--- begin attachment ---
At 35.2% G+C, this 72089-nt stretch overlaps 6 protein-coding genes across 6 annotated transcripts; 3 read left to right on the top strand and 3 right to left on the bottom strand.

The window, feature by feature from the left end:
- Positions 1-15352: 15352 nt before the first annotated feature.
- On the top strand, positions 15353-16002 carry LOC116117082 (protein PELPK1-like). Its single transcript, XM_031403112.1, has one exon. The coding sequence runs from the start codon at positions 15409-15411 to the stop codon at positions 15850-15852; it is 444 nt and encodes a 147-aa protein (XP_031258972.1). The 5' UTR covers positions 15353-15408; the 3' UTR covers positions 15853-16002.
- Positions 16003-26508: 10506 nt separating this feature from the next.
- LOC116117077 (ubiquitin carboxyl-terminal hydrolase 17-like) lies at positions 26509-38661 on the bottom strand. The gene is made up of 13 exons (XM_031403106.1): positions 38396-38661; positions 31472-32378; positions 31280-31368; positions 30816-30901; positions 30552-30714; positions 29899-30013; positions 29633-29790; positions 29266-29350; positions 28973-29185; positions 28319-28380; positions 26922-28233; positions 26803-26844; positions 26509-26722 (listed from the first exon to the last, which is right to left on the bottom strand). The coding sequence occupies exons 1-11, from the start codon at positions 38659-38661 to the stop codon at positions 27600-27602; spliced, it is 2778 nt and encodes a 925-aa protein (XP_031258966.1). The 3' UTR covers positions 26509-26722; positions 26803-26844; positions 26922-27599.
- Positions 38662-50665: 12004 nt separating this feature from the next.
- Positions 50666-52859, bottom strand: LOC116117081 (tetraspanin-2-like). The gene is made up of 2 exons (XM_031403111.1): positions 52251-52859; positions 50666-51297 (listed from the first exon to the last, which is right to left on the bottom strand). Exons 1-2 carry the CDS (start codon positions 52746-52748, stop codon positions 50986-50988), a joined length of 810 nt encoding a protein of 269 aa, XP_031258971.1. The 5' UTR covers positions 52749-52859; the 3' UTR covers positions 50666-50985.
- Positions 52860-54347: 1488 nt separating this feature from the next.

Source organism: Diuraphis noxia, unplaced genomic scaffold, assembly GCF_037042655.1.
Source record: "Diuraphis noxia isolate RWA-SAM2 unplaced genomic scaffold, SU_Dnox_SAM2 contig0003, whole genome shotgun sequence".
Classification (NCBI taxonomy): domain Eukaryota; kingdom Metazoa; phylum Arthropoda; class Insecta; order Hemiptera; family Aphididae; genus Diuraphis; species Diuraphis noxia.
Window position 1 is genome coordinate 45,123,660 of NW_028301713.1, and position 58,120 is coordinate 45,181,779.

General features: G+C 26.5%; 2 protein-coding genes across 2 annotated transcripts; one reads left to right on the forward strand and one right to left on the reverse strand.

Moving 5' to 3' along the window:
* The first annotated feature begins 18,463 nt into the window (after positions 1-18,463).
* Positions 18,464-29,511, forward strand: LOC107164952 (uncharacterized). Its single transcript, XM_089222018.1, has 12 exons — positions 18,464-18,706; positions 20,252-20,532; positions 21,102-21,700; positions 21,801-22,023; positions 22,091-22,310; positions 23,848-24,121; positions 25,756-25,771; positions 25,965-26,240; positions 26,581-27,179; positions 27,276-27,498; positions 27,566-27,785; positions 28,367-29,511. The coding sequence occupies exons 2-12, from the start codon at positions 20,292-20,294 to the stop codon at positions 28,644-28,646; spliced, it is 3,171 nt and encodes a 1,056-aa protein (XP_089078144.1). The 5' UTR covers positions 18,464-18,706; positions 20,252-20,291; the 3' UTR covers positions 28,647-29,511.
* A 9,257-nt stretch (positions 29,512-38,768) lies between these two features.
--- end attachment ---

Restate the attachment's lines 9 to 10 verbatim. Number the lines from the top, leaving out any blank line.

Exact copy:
- Positions 52860-54347: 1488 nt separating this feature from the next.

Source organism: Diuraphis noxia, unplaced genomic scaffold, assembly GCF_037042655.1.